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implicit conversion through constructor

P: n/a
Hello,

I can perform implicit conversion through constructor, like

class A{
public:
A(int x):a(x){};
int a;
};

int main(){
A a = 10;
return 0;
}

However, if I have

class A{
public:
A(int x, int y):a(x),b(y){};
int a;
int b;
};

Then the compiler doesn't allow me to convert:

int main(){
A a = (10,20);
return 0;
}

How can I perform implicit conversion through constructor with
multiple arguments?

Many thanks,
Jess

Jun 14 '07 #1
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3 Replies


P: n/a
Jess <wd***@hotmail.comwrote:
However, if I have

class A{
public:
A(int x, int y):a(x),b(y){};
int a;
int b;
};

Then the compiler doesn't allow me to convert:

int main(){
A a = (10,20);
return 0;
}

How can I perform implicit conversion through constructor with
multiple arguments?
You can not. If the constructor needs more than one argument, you must
be explicit, like:

A a = A(10, 20);

or

A a(10, 20);

--
Marcus Kwok
Replace 'invalid' with 'net' to reply
Jun 14 '07 #2

P: n/a
On 14 Jun, 14:36, Jess <w...@hotmail.comwrote:
Hello,

I can perform implicit conversion through constructor, like

class A{
public:
A(int x):a(x){};
int a;

};

int main(){
A a = 10;
return 0;

}
Your constructor with the signature A(int x) is saying "an object of
type A can be implicitly created from an object or expression of type
int". Implicit conversions from one type to another exist for the
built-in types in the language, and this feature allows you to create
your own types that have the same behaviour.
However, if I have

class A{
public:
A(int x, int y):a(x),b(y){};
int a;
int b;

};

Then the compiler doesn't allow me to convert:

int main(){
A a = (10,20);
This statement tries to use the expression (10,20) to initialise a.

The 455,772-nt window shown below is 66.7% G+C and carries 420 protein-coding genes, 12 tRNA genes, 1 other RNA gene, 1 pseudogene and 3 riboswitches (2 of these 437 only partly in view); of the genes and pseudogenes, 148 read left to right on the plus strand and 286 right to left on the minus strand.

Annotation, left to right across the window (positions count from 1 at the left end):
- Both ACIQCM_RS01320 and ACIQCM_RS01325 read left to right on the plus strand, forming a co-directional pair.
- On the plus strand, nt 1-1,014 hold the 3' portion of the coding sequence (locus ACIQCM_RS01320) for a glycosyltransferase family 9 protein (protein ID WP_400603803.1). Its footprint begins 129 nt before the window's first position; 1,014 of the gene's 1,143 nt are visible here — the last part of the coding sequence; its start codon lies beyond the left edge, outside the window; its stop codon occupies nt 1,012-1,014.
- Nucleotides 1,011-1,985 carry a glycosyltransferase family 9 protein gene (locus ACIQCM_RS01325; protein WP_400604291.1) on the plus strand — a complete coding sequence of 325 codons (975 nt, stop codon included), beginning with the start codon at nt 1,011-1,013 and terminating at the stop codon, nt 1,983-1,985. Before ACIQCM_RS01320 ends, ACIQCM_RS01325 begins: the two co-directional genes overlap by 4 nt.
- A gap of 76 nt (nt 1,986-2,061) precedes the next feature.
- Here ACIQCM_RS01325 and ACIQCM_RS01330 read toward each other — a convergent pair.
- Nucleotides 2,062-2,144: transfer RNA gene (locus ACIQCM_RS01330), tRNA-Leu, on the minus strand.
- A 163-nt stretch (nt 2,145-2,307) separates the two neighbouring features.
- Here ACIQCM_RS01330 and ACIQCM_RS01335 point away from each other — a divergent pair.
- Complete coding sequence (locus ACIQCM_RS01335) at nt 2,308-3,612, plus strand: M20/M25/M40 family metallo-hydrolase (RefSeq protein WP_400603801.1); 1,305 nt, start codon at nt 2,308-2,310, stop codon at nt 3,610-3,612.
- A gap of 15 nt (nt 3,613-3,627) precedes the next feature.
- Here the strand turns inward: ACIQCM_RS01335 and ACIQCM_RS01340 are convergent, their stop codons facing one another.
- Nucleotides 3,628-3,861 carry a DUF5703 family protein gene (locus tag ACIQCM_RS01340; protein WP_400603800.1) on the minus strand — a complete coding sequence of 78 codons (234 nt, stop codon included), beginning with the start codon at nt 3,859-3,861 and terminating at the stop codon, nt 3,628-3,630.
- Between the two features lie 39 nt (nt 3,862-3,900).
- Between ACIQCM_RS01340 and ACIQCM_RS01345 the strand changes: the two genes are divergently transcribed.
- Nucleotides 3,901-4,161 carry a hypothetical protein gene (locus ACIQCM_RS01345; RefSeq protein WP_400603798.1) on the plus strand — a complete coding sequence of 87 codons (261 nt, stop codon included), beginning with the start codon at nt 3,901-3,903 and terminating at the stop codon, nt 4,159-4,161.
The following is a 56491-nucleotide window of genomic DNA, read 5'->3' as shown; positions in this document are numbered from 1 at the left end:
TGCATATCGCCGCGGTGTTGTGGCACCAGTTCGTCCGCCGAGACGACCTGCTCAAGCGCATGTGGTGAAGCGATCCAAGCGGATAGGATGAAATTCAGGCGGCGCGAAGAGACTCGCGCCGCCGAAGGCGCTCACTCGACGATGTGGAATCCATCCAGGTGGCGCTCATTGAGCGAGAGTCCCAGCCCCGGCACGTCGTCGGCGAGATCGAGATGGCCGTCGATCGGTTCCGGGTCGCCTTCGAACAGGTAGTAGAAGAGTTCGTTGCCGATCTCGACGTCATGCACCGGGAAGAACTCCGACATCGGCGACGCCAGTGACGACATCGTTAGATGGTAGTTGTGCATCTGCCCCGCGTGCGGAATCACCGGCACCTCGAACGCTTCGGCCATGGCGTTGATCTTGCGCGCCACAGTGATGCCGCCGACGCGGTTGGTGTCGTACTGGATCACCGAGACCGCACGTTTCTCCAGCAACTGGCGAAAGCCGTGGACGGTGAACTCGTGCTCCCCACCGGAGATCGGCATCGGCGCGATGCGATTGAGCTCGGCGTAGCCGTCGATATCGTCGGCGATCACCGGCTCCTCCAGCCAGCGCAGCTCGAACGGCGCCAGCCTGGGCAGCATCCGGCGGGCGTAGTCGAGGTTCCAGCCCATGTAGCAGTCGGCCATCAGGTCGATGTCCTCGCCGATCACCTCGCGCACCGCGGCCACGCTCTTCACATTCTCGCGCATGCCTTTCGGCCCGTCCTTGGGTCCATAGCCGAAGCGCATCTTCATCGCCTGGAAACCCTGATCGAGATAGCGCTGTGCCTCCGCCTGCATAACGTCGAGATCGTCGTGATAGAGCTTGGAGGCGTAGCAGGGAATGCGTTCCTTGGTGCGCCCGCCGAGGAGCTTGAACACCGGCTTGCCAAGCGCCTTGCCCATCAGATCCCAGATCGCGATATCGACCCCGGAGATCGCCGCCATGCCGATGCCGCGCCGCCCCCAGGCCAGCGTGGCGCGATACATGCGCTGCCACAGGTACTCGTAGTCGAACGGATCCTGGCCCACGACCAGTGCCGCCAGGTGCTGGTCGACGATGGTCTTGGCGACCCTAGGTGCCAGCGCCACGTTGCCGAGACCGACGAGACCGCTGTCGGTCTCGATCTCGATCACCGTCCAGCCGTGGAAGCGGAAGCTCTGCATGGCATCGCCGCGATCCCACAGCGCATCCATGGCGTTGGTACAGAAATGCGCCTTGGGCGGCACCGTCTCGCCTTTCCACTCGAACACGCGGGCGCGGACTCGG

The expression (10,20) has the type int and evaluates to the value 20
(the comma operator evaluates its first argument, 10, and discards it
then evaluates its second argument, 20, and returns that value. The
statement won't compile and the error you get should say something
along the lines of "no constructor available that takes a single int".

Try this code with your original class A definition where the
constructor was A(int x) and it will compile.
return 0;

}

How can I perform implicit conversion through constructor with
multiple arguments?
You can't. Implicit conversion is about converting from one type to
another type. If you have multiple arguments to the constructor there
is no one type to implicitly convert from.

Gavin Deane

Jun 14 '07 #3

P: n/a
Jess wrote:
Hello,

I can perform implicit conversion through constructor, like

class A{
public:
A(int x):a(x){};
int a;
};

int main(){
A a = 10;
return 0;
}

However, if I have

class A{
public:
A(int x, int y):a(x),b(y){};
int a;
int b;
};

Then the compiler doesn't allow me to convert:

int main(){
A a = (10,20);
First of all, this should mean that the language would need some notion of
tuples. C++ doesn't support that. This syntax, however would use the comma
operator on 10 and 20, which throws away 10 and returns 20.

This example is rather uninteresting, too.

A a /*=*/ (10, 20);

would compile, and has almost the same syntax.
return 0;
}

How can I perform implicit conversion through constructor with
multiple arguments?
You can't. And why would you? The meaning of implicit is that it is
implicit, and even if you want some syntactic sugar, your example would be
mostly explicit. Look at this:

void foo(A);
....
int value = some expression;
foo(value);

Here, the argument value is implicitly converted to an A object (assuming
the first definition of A). Should your constructor mean that

foo(value,value);

would call the same function with both arguments converted to (assuming the
latter A) A? Or would you have to write foo((value, value)), which would be
more explicit.

If you want to pass more than one value per parameter, or return more than
one value, you should look at the tuple library from boost.org.

--
rbh
Jun 14 '07 #4

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